Artificial intelligence plays an important role in games since the perception of reality in games has increased and players have started demanding more challenging as well as more competitive scenarios. The rise of artificial intelligence was inevitable as technologies such as augmented reality and virtual reality gained huge popularity in the game world, especially in recent years.

We’ve been developing an artificial intelligence search engine called “Columbus” which customizes the user experience utilizing big data analysis and artificial intelligence together. I can tell that you’ll be able to see the features of the “Columbus” in our games in the near future.

The artificial intelligence games will be able to respond to different users in different ways to create customized content. Netmarble is considering employing more people in artificial intelligence and is planning to invest in this technology more.

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‘Black Panther’ and its Science Role Models Inspire More Than Just Movie Awards

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Written by Clifford Johnson, University of Southern California – Dornsife College of Letters, Arts and Sciences

It has been said many times that the Marvel movie “Black Panther” is an important landmark. I’m not referring to its deserved critical and box office success worldwide, the many awards it has won, or the fact that it is the first film in the superhero genre to be nominated for best picture at the Academy Awards.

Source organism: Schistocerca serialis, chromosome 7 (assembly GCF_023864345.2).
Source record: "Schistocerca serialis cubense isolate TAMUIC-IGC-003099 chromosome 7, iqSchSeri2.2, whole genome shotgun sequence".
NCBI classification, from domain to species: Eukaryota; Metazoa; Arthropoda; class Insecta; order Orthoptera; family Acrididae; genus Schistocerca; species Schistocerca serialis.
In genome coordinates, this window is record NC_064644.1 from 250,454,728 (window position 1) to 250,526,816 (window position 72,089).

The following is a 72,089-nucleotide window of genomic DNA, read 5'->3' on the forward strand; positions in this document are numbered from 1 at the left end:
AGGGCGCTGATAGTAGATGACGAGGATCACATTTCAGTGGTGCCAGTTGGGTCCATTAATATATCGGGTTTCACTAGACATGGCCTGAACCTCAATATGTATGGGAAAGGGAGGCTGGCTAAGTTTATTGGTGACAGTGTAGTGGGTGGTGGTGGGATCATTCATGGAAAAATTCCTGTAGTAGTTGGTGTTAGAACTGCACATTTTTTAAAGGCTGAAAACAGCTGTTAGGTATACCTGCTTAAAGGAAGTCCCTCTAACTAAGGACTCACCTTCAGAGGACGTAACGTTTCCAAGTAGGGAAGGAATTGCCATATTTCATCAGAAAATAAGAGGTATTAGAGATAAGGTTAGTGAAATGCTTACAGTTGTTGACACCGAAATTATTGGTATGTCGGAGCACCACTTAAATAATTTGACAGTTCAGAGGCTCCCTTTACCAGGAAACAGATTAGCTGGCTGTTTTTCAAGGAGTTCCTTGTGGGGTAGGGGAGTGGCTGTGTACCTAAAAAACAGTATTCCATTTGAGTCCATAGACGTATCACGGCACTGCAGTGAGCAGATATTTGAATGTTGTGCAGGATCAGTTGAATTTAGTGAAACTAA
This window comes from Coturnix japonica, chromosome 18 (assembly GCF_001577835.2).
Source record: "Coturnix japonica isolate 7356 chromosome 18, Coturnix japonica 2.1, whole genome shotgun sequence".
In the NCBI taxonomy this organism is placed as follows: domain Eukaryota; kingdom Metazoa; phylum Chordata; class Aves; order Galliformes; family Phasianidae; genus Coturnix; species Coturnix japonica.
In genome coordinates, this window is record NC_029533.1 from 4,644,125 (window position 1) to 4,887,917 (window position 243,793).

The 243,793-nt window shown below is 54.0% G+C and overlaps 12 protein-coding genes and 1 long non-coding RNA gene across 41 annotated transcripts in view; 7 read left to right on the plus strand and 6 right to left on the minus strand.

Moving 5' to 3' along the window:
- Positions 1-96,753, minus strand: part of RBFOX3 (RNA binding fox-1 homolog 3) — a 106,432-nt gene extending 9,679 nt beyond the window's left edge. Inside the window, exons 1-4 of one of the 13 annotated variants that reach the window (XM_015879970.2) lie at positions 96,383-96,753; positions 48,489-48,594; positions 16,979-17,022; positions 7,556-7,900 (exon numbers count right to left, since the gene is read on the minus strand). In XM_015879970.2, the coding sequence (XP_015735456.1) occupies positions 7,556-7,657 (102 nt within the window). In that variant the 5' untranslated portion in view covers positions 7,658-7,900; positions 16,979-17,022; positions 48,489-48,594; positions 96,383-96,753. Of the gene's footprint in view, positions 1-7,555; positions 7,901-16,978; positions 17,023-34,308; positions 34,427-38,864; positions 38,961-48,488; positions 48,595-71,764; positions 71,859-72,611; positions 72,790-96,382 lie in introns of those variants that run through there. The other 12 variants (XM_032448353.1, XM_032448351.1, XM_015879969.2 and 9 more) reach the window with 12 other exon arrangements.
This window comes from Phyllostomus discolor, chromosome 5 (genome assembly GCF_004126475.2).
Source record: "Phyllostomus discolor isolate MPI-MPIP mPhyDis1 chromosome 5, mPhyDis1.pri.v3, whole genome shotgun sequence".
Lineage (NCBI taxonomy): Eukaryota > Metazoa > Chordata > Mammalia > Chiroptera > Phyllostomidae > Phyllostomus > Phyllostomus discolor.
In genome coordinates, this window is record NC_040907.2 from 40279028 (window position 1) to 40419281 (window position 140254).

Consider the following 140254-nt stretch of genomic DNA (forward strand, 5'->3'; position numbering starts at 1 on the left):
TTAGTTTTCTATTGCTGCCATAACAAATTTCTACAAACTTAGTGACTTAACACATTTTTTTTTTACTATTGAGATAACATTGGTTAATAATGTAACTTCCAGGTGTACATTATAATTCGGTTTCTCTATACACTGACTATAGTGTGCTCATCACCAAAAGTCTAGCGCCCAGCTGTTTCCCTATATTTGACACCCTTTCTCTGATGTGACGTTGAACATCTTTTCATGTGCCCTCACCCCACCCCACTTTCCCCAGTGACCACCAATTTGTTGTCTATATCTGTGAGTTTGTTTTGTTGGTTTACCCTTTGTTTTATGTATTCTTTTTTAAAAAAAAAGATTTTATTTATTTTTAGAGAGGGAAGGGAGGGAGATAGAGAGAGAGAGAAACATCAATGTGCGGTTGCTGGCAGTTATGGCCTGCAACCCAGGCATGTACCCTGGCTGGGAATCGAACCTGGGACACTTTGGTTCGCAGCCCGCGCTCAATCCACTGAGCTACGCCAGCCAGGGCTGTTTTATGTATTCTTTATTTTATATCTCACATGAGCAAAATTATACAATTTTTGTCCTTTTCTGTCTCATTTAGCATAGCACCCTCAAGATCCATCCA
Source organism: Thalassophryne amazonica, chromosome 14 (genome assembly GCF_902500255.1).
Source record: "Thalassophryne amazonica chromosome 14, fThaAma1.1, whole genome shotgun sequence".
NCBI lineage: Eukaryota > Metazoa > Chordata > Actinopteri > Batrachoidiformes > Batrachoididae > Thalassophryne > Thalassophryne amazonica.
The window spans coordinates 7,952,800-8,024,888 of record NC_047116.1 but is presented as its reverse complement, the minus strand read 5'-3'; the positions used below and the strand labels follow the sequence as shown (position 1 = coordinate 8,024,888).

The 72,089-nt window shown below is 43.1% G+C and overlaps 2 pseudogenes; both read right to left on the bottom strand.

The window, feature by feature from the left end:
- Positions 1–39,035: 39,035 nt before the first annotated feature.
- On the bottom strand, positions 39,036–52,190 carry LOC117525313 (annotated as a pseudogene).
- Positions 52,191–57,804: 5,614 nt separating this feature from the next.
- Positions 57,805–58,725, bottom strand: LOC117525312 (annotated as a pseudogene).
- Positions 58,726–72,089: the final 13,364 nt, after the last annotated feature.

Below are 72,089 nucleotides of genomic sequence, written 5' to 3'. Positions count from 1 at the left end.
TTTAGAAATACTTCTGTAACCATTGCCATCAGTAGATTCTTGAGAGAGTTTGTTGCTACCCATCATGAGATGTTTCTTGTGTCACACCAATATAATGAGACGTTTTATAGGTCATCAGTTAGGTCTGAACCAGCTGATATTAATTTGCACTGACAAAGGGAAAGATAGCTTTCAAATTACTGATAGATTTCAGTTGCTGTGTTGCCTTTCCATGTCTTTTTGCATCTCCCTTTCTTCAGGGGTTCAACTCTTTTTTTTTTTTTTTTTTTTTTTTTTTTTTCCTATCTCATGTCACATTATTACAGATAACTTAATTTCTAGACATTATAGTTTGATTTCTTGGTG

Instead, I’m focusing on a key aspect of its cultural impact that is less frequently discussed. Finally a feature film starring a black superhero character became part of the Marvel Cinematic Universe – a successful run of intertwined movies that began with “Iron Man” in 2008. While there have been other superhero movies with a black lead character – “Hancock” (2008), “Blade” (1998), “Spawn” (1997) or even “The Meteor Man” (1993) – this film is significant because of the recent remarkable rise of the superhero film from the nerdish fringe to part of mainstream culture.

Huge audiences saw a black lead character – not a sidekick or part of a team – in a superhero movie by a major studio, with a black director (Ryan Coogler), black writers and a majority black cast. This is a significant step toward diversifying our culture by improving the lackluster representation of minorities in our major media. It’s also a filmmaking landmark because black creators have been given access to the resources and platforms needed to bring different storytelling perspectives into our mainstream culture.

2017’s “Wonder Woman” forged a similar path. In that case, a major studio finally decided to commit resources to a superhero film headlined by a female character and directed by a woman, Patty Jenkins. Female directors are a minority in the movie industry. Jenkins brought a new perspective to this kind of action movie, and there was a huge positive response from audiences in theaters worldwide.